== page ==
As a lessee, the Company accounts for the lease and non-lease components as a single lease component for all gross leases, and for all triple net leases the Company separates common area maintenance and other related charges as non-lease components.

See Note 11 for additional information about the Company's leases.

(s)   Fair Value Measurements

The Company utilizes valuation techniques that maximize the use of observable inputs and minimize the use of unobservable inputs to the extent possible. The Company determines fair value based on assumptions that market participants would use in pricing an asset or liability in the principal or most advantageous market. When considering market participant assumptions in fair value measurements, the

14



FRESENIUS MEDICAL CARE HOLDINGS, INC.

AND SUBSIDIARIES

Notes to Consolidated Financial Statements (Continued)

December 31, 2020 and 2019

(Dollars in thousands, except share data)

(2) Summary of Significant Accounting Policies (Continued)

following fair value hierarchy distinguishes between observable and unobservable inputs, which are categorized in one of the following levels:

Level 1 Inputs: Unadjusted quoted prices in active markets for identical assets or liabilities accessible to the reporting entity at the measurement date.

Level 2 Inputs: Other than quoted prices included in Level 1 inputs that are observable for the asset or liability, either directly or indirectly, for substantially the full term of the asset or liability.

Level 3 Inputs: Unobservable inputs for the asset or liability used to measure fair value to the extent that observable inputs are not available, thereby allowing for situations in which there is little, if any, market activity for the asset or liability at measurement date.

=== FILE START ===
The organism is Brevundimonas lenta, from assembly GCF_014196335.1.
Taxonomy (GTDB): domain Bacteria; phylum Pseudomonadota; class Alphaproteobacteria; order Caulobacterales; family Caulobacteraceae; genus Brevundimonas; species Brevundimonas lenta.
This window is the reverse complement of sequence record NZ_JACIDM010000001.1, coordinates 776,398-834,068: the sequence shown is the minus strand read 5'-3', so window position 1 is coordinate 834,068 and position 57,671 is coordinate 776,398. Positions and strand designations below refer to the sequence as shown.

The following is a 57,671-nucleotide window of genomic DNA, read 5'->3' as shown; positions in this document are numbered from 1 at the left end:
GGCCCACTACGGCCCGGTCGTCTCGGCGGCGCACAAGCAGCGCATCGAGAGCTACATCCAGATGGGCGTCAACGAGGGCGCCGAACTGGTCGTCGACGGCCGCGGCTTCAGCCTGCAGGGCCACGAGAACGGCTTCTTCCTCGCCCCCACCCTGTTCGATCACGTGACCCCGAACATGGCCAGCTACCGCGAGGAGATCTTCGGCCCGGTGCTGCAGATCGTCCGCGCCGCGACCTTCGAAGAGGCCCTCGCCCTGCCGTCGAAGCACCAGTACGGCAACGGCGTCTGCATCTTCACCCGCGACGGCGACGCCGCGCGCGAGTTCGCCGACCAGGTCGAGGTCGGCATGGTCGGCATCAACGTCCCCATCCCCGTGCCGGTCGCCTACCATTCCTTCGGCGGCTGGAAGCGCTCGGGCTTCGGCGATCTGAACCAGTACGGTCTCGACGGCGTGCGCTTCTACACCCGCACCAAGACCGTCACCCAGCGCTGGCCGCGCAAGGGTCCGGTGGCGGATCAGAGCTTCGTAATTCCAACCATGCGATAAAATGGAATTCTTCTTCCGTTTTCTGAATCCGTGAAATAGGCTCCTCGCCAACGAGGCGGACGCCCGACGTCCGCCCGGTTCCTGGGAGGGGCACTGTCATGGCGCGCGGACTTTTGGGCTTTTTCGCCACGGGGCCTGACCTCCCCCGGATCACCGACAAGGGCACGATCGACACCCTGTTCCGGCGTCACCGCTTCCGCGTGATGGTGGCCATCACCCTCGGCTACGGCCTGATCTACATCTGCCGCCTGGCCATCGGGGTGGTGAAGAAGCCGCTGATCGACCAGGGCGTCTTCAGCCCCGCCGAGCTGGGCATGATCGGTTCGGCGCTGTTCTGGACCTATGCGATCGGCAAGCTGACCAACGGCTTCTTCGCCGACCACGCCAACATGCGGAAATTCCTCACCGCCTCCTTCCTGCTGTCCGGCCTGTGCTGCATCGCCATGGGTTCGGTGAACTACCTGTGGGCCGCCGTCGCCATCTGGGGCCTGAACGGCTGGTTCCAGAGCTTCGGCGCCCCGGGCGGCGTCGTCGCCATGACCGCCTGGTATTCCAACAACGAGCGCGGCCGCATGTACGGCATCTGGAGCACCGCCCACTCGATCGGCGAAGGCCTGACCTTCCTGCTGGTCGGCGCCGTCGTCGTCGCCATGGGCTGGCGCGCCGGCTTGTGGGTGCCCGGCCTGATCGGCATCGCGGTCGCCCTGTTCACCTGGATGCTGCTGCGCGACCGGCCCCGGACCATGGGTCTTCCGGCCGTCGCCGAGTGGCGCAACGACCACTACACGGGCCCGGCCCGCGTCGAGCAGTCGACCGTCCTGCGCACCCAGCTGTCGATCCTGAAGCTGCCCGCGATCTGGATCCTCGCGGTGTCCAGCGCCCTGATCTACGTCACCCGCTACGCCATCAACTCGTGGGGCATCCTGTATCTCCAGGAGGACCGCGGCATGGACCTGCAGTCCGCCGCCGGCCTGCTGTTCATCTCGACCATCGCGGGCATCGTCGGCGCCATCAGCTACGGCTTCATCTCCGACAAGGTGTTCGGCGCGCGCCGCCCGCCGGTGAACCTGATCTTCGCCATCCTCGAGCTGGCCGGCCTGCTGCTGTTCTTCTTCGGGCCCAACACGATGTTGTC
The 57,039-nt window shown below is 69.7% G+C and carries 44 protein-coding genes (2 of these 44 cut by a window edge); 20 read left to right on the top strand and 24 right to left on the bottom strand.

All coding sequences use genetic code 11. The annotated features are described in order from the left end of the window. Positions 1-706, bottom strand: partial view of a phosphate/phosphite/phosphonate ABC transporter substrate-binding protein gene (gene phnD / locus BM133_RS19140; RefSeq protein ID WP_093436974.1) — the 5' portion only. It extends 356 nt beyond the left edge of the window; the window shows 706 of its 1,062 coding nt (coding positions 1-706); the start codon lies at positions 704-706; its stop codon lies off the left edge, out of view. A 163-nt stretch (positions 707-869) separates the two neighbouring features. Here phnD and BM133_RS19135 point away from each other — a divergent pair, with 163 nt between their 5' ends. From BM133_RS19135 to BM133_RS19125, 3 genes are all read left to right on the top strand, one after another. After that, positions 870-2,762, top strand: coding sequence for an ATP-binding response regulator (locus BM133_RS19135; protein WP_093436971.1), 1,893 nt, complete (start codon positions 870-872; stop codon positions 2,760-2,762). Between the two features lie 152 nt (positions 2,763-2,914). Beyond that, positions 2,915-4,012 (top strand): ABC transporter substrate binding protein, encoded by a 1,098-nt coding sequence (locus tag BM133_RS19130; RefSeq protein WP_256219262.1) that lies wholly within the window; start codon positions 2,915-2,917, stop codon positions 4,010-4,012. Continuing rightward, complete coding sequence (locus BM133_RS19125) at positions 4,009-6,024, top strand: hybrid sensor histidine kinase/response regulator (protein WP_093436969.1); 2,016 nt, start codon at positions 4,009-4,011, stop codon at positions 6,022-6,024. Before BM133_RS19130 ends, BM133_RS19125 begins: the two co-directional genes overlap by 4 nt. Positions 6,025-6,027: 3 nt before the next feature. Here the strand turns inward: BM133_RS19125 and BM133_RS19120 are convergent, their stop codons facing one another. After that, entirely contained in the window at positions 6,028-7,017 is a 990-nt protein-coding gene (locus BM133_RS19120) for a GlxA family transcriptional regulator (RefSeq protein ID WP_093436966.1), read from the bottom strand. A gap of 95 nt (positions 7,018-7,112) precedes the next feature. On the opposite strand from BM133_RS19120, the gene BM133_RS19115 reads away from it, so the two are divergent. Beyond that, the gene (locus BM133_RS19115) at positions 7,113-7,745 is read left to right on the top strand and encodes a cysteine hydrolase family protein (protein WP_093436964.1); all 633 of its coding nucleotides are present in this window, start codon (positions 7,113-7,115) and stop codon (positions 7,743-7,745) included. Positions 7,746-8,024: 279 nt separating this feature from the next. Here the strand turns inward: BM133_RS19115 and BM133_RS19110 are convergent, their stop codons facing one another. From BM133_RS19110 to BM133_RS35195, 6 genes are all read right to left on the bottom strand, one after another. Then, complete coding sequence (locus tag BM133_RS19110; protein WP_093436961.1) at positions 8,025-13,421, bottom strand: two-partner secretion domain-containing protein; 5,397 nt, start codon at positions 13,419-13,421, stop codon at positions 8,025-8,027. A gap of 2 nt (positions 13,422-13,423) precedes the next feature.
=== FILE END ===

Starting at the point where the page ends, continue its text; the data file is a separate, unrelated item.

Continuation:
(3) Acquisitions and Investments

The Company's acquisition spending was driven primarily by the purchase of clinics in the normal course of its operations in 2020. In 2019, the acquisition spending was driven primarily by the acquisition of NxStage Medical, Inc. (NxStage).

The Company accounts for acquisitions in accordance with Accounting Standards Codification (ASC) 805, Business Combinations (Topic 805) referred to as the acquisition method. Determining whether the acquisition method applies to a transaction begins with understanding whether the transaction involves the acquisition of one or more businesses and whether it is a business combination within the scope of the Standard. The Company recognizes all the assets purchased and liabilities assumed of the acquiree, at fair market value on the date of acquisition. The difference between the purchase price and the net assets acquired is attributed to goodwill.

For the year ended December 31, 2020 and 2019, the aggregate purchase price of all acquisitions was $153,982 and $2,306,099, respectively, net of cash acquired. Based on purchase price allocations, some of which are preliminary, the Company recorded $178,434 and $1,637,527 of goodwill, and $12,120 and $766,038 of intangible assets at December 31, 2020 and 2019, respectively, which represent the share of both controlling and noncontrolling interests.

On February 21, 2019, the Company acquired all of the outstanding shares of NxStage for $30.00 per common share. The total acquisition value of this business combination, net of cash acquired, approximated $1.98 billion. NxStage is a leading medical technology company that develops, produces and markets an innovative product portfolio of medical devices for use in home dialysis and in the critical care setting. This acquisition is part of the Company's stated strategy to expand and complement its existing business through acquisitions. Generally, these acquisitions do not change the Company's business model and can be integrated without disruption to its existing business, requiring little to no realignment of its structures. The NxStage acquisition is consistent in this regard as it supplements the Company's existing business.

15



FRESENIUS MEDICAL CARE HOLDINGS, INC.

AND SUBSIDIARIES

Notes to Consolidated Financial Statements (Continued)

December 31, 2020 and 2019

(Dollars in thousands, except share data)

(3) Acquisitions and Investments (Continued)

The following table summarizes the final fair values, as of the date of acquisition based upon information available as of December 31, 2019, of assets acquired and liabilities assumed at the date of the acquisition:

Cash and cash equivalents

 $47,103 

Trade accounts and other receivables